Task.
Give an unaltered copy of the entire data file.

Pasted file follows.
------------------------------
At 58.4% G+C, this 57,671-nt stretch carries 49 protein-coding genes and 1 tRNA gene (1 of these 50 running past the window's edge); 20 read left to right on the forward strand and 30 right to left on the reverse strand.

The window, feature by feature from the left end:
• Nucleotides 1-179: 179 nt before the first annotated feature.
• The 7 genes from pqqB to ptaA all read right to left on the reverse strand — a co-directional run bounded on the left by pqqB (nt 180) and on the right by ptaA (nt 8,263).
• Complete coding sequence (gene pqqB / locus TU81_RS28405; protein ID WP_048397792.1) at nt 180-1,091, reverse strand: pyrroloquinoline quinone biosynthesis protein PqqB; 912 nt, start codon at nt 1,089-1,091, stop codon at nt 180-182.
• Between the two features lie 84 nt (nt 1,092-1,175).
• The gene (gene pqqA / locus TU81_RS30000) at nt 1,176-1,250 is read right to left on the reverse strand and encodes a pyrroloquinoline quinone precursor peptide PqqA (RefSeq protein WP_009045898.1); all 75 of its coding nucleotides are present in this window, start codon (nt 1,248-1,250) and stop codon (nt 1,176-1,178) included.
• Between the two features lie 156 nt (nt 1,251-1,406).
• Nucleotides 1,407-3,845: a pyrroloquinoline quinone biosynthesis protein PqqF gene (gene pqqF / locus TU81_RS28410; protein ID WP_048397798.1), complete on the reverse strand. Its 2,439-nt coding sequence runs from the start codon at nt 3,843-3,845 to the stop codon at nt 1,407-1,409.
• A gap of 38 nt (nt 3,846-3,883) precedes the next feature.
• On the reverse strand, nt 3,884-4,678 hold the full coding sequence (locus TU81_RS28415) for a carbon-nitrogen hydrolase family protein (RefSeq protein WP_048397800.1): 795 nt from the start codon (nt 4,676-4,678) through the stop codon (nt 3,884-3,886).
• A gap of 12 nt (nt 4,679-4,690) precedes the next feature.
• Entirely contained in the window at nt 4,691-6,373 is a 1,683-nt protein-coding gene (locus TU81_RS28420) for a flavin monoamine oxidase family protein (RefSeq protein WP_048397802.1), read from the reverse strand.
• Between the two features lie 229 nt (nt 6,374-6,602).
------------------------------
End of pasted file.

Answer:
At 58.4% G+C, this 57,671-nt stretch carries 49 protein-coding genes and 1 tRNA gene (1 of these 50 running past the window's edge); 20 read left to right on the forward strand and 30 right to left on the reverse strand.

The window, feature by feature from the left end:
• Nucleotides 1-179: 179 nt before the first annotated feature.
• The 7 genes from pqqB to ptaA all read right to left on the reverse strand — a co-directional run bounded on the left by pqqB (nt 180) and on the right by ptaA (nt 8,263).
• Complete coding sequence (gene pqqB / locus TU81_RS28405; protein ID WP_048397792.1) at nt 180-1,091, reverse strand: pyrroloquinoline quinone biosynthesis protein PqqB; 912 nt, start codon at nt 1,089-1,091, stop codon at nt 180-182.
• Between the two features lie 84 nt (nt 1,092-1,175).
• The gene (gene pqqA / locus TU81_RS30000) at nt 1,176-1,250 is read right to left on the reverse strand and encodes a pyrroloquinoline quinone precursor peptide PqqA (RefSeq protein WP_009045898.1); all 75 of its coding nucleotides are present in this window, start codon (nt 1,248-1,250) and stop codon (nt 1,176-1,178) included.
• Between the two features lie 156 nt (nt 1,251-1,406).
• Nucleotides 1,407-3,845: a pyrroloquinoline quinone biosynthesis protein PqqF gene (gene pqqF / locus TU81_RS28410; protein ID WP_048397798.1), complete on the reverse strand. Its 2,439-nt coding sequence runs from the start codon at nt 3,843-3,845 to the stop codon at nt 1,407-1,409.
• A gap of 38 nt (nt 3,846-3,883) precedes the next feature.
• On the reverse strand, nt 3,884-4,678 hold the full coding sequence (locus TU81_RS28415) for a carbon-nitrogen hydrolase family protein (RefSeq protein WP_048397800.1): 795 nt from the start codon (nt 4,676-4,678) through the stop codon (nt 3,884-3,886).
• A gap of 12 nt (nt 4,679-4,690) precedes the next feature.
• Entirely contained in the window at nt 4,691-6,373 is a 1,683-nt protein-coding gene (locus TU81_RS28420) for a flavin monoamine oxidase family protein (RefSeq protein WP_048397802.1), read from the reverse strand.
• Between the two features lie 229 nt (nt 6,374-6,602).